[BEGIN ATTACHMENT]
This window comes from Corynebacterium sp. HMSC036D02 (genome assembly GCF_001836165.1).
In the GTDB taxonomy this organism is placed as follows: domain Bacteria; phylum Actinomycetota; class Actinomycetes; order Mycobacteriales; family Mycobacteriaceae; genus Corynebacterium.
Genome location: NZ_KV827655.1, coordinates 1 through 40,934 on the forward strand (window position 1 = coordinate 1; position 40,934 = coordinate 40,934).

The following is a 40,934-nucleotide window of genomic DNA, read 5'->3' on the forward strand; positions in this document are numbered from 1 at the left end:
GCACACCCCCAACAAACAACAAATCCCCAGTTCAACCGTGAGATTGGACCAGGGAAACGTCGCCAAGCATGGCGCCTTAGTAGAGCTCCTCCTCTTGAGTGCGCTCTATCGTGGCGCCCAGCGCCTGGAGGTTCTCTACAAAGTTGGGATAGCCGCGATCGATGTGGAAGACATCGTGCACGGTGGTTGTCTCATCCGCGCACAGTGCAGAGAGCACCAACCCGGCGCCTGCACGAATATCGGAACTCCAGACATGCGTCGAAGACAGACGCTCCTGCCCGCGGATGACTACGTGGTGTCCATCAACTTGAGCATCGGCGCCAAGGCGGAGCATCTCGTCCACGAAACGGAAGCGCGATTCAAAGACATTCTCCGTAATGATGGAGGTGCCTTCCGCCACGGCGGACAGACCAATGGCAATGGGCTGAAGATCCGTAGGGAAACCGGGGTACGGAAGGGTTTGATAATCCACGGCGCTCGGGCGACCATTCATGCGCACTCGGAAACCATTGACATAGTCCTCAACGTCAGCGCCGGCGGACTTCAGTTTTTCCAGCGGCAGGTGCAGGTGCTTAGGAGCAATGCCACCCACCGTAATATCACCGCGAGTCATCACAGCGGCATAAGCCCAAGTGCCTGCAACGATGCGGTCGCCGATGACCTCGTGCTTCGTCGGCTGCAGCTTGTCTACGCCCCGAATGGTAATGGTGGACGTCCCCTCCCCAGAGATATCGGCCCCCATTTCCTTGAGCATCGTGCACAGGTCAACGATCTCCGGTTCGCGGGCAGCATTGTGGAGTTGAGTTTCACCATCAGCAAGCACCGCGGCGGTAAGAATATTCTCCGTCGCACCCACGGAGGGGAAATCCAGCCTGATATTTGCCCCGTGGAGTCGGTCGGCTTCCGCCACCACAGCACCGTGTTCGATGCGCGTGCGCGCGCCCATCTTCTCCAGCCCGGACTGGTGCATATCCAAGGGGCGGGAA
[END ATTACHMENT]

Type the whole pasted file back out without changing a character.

This window comes from Corynebacterium sp. HMSC036D02 (genome assembly GCF_001836165.1).
In the GTDB taxonomy this organism is placed as follows: domain Bacteria; phylum Actinomycetota; class Actinomycetes; order Mycobacteriales; family Mycobacteriaceae; genus Corynebacterium.
Genome location: NZ_KV827655.1, coordinates 1 through 40,934 on the forward strand (window position 1 = coordinate 1; position 40,934 = coordinate 40,934).

The following is a 40,934-nucleotide window of genomic DNA, read 5'->3' on the forward strand; positions in this document are numbered from 1 at the left end:
GCACACCCCCAACAAACAACAAATCCCCAGTTCAACCGTGAGATTGGACCAGGGAAACGTCGCCAAGCATGGCGCCTTAGTAGAGCTCCTCCTCTTGAGTGCGCTCTATCGTGGCGCCCAGCGCCTGGAGGTTCTCTACAAAGTTGGGATAGCCGCGATCGATGTGGAAGACATCGTGCACGGTGGTTGTCTCATCCGCGCACAGTGCAGAGAGCACCAACCCGGCGCCTGCACGAATATCGGAACTCCAGACATGCGTCGAAGACAGACGCTCCTGCCCGCGGATGACTACGTGGTGTCCATCAACTTGAGCATCGGCGCCAAGGCGGAGCATCTCGTCCACGAAACGGAAGCGCGATTCAAAGACATTCTCCGTAATGATGGAGGTGCCTTCCGCCACGGCGGACAGACCAATGGCAATGGGCTGAAGATCCGTAGGGAAACCGGGGTACGGAAGGGTTTGATAATCCACGGCGCTCGGGCGACCATTCATGCGCACTCGGAAACCATTGACATAGTCCTCAACGTCAGCGCCGGCGGACTTCAGTTTTTCCAGCGGCAGGTGCAGGTGCTTAGGAGCAATGCCACCCACCGTAATATCACCGCGAGTCATCACAGCGGCATAAGCCCAAGTGCCTGCAACGATGCGGTCGCCGATGACCTCGTGCTTCGTCGGCTGCAGCTTGTCTACGCCCCGAATGGTAATGGTGGACGTCCCCTCCCCAGAGATATCGGCCCCCATTTCCTTGAGCATCGTGCACAGGTCAACGATCTCCGGTTCGCGGGCAGCATTGTGGAGTTGAGTTTCACCATCAGCAAGCACCGCGGCGGTAAGAATATTCTCCGTCGCACCCACGGAGGGGAAATCCAGCCTGATATTTGCCCCGTGGAGTCGGTCGGCTTCCGCCACCACAGCACCGTGTTCGATGCGCGTGCGCGCGCCCATCTTCTCCAGCCCGGACTGGTGCATATCCAAGGGGCGGGAA